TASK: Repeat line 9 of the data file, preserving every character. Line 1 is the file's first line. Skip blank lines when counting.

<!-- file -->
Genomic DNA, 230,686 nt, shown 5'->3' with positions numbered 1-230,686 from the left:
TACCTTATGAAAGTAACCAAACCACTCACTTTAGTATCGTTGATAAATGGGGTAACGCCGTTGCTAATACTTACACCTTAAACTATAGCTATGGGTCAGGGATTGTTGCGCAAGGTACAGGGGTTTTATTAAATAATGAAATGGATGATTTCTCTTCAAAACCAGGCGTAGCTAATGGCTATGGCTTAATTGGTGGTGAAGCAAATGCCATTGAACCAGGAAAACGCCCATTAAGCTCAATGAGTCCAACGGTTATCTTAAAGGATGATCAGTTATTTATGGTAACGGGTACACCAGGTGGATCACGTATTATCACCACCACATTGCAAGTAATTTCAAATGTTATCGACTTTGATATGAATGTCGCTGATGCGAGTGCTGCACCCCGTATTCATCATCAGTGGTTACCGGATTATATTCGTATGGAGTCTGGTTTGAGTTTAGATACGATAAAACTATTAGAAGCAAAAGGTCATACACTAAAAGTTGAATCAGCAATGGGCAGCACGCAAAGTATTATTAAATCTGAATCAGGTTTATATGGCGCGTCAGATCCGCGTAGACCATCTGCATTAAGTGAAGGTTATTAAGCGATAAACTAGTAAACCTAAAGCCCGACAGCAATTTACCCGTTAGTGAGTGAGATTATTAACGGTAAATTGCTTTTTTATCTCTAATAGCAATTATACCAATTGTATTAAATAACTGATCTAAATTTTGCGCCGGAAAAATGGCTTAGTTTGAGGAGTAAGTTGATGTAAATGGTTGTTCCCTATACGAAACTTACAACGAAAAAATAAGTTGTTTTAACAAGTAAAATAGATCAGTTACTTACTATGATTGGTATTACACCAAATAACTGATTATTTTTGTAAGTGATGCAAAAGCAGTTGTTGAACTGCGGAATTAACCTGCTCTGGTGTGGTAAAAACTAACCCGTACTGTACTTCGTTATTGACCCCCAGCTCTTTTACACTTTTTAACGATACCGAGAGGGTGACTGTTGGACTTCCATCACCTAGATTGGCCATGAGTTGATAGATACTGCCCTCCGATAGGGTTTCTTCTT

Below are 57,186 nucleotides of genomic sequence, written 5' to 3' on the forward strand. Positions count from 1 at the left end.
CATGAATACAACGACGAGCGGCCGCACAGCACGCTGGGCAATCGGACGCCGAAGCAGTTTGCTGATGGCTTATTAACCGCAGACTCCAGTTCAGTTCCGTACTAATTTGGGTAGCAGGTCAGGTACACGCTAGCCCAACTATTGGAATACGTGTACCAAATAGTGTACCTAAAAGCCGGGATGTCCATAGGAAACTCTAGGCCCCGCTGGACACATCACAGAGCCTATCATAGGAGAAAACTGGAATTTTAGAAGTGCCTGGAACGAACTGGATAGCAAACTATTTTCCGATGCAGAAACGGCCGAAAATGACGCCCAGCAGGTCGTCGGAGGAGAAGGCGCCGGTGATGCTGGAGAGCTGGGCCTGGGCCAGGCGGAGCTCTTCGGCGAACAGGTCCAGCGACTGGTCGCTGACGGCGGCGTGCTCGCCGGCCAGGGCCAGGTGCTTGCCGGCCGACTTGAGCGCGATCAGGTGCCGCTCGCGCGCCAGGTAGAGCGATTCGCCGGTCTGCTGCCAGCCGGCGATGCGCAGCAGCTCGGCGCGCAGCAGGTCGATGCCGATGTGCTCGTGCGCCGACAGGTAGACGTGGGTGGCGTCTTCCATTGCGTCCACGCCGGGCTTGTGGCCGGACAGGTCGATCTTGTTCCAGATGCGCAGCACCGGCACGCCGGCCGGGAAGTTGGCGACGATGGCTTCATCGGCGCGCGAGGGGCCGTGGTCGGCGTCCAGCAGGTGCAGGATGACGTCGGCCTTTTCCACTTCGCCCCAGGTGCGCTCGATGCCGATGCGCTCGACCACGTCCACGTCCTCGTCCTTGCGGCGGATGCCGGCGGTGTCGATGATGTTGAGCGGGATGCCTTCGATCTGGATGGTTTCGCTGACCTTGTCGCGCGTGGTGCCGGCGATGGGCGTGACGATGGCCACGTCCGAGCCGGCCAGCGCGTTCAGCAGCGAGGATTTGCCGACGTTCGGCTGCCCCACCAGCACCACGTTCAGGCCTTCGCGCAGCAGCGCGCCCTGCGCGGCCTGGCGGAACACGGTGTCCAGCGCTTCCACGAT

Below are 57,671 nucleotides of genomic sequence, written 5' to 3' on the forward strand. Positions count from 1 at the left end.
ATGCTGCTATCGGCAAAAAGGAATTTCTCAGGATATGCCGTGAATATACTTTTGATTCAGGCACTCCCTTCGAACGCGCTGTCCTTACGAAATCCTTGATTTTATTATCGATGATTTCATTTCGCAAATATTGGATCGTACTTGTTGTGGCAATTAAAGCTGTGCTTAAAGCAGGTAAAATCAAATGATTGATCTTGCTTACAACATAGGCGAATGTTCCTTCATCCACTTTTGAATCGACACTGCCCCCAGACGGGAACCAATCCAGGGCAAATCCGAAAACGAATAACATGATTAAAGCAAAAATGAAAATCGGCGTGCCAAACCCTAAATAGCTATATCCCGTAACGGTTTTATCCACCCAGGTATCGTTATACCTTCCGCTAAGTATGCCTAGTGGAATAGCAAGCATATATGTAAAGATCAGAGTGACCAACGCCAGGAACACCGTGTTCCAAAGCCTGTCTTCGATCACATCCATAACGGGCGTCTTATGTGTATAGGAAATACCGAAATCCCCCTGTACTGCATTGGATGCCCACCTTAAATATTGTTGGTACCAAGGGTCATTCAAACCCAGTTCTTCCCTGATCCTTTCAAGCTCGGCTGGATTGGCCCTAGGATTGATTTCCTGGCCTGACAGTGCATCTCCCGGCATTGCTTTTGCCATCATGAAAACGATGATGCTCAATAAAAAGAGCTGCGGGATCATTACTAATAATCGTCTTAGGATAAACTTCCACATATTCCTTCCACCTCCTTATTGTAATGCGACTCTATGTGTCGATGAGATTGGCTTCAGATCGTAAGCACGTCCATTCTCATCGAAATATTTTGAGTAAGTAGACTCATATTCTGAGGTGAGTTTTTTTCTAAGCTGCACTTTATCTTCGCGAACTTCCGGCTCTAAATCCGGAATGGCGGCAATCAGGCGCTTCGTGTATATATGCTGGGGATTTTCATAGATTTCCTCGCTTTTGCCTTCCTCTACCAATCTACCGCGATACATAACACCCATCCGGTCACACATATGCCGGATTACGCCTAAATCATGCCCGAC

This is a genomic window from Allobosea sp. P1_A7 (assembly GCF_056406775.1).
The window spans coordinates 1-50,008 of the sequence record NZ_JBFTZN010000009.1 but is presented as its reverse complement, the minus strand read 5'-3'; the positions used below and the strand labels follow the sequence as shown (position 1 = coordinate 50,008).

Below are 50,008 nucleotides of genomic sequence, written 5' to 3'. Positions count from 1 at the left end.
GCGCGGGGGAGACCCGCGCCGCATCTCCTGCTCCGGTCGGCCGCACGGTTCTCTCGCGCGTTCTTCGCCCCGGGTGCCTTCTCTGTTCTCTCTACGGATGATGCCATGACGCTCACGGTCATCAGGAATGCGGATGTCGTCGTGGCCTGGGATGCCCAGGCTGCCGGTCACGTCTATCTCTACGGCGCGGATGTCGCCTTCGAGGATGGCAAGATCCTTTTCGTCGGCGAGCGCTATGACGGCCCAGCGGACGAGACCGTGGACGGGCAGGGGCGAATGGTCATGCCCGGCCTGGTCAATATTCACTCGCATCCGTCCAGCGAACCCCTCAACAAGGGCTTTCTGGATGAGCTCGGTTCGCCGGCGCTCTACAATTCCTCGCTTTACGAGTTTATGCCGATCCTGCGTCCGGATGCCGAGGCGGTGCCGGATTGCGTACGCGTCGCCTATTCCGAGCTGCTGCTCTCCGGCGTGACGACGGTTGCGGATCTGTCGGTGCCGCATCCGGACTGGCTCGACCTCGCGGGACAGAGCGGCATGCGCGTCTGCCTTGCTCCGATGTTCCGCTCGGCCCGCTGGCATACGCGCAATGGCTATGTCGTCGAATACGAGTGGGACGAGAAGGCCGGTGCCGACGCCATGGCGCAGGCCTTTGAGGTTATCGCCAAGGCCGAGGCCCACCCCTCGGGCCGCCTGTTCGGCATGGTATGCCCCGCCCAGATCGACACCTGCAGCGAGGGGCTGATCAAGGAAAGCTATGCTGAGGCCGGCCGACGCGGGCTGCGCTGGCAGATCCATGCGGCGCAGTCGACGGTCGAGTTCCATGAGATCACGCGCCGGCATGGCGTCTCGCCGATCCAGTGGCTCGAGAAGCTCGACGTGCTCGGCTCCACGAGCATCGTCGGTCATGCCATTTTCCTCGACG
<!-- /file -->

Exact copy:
Below are 50,008 nucleotides of genomic sequence, written 5' to 3'. Positions count from 1 at the left end.